The Robertson Wine Valley association was formed in 1983 to cohesively improve the local wine industry, promote the valley as a tourism destination and uplift the community. Today we proudly represent over 50 wineries and tourism establishments from the towns; Ashton, Bonnievale, McGregor and Robertson. Our valley is situated a merely 2 hour scenic drive from Cape Town on the renowned Route 62 and nestled between the majestic Langeberg and Riviersonderend mountain ranges with the graceful Breede River running through the valley. Our members are united in our passion to create the most memorable wine and food tourism experiences hosted by our unique, authentic country-charm hospitality.
To position the Robertson Wine Valley amongst the leading wine regions of the world, recognised for its wine, experiences and practices.
Beatrix Galloway, born and bred in Robertson, joined the Robertson Wine Valley team in November 2015. Graduating from UNISA in Public Relations Management and Events, and completing a course in Marketing and Advertising, Beatrix brings with her a wealth of experience in these fields.
After studies she travelled the world, worked at an attorney’s office for ten years, operated a successful pottery business and moved to McGregor after getting married to her husband Cobus Mouton. After joining the Klipdrift Brand as PR Officer for two years, she joined the Robertson Wine Valley team in 2008.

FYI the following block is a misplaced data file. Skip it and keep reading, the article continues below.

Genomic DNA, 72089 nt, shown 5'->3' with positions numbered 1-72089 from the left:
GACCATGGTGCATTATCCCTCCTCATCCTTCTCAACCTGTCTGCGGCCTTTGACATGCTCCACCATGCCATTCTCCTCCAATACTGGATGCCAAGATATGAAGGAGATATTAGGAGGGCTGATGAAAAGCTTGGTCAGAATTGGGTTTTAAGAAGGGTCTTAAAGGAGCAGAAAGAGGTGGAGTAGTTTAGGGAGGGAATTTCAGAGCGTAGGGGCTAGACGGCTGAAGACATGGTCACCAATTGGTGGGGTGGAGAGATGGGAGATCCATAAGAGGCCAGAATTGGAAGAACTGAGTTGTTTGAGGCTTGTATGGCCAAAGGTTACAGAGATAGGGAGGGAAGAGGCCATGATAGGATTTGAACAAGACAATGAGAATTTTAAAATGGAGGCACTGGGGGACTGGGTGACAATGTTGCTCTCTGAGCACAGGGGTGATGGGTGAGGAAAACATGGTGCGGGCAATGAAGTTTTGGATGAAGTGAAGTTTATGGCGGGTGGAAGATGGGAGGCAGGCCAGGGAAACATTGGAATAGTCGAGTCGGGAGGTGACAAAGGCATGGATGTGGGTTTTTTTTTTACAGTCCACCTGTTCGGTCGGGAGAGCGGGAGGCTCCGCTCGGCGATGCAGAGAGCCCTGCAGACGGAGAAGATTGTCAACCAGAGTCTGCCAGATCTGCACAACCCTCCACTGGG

Alet was born and raised in Port Elizabeth. She made the move from PE to Robertson especially for the opportunity of working at Robertson Wine Valley as Marketing & Communications Coordinator and is thrilled at the prospect of working with this vibrant team. Her area of interest lies mainly in content creation, stakeholder liaison and event management.
Lee-Andro de Wee, born and raised in our neighbouring town of Worcester. This young man completed his schooling in 2014 at Worcester Gymnasium. He studied Tourism through Boland College in Stellenbosch in 2015 - 2016. Currently he’s busy with his internship at Robertson Wine Valley as an Administrator.
PEOPLE: approx. 17500
INDUSTRIES: Agriculture - wine grapes, fruit farming, stock farming. Horse Stud Farms.
Known as the “ small town with a big heart ”, you will be surprised by the warm welcome which awaits you in this quaint country town. With 150 years of history, Victorian buildings and jacaranda-lined streets Robertson has grown into one of the most attractive Cape Winelands towns on Route 62.
With the great variety of attractions, activities, accommodation, and culinary delights on offer, no matter what time of year and no matter whom the visitor, Robertson ensures visitors an unforgettable stay.
The town was named after the Scottish Dutch Reformed Minister, Dr William Robertson. He was based in Swellendam and every 3 months visited the home of Mr Johan van Zijl from the farm Roodezandt to give church services to the families in the area.
In 1852 it was decided that a town be established and Mr van Zijl's farm was purchased for the then enormous sum of 4 200 pounds.
023 626 4437
Monday - Friday 08h00 - 17h00; Saturday 09h00 - 14h00; Sunday & Public Holidays 10h00 - 14h00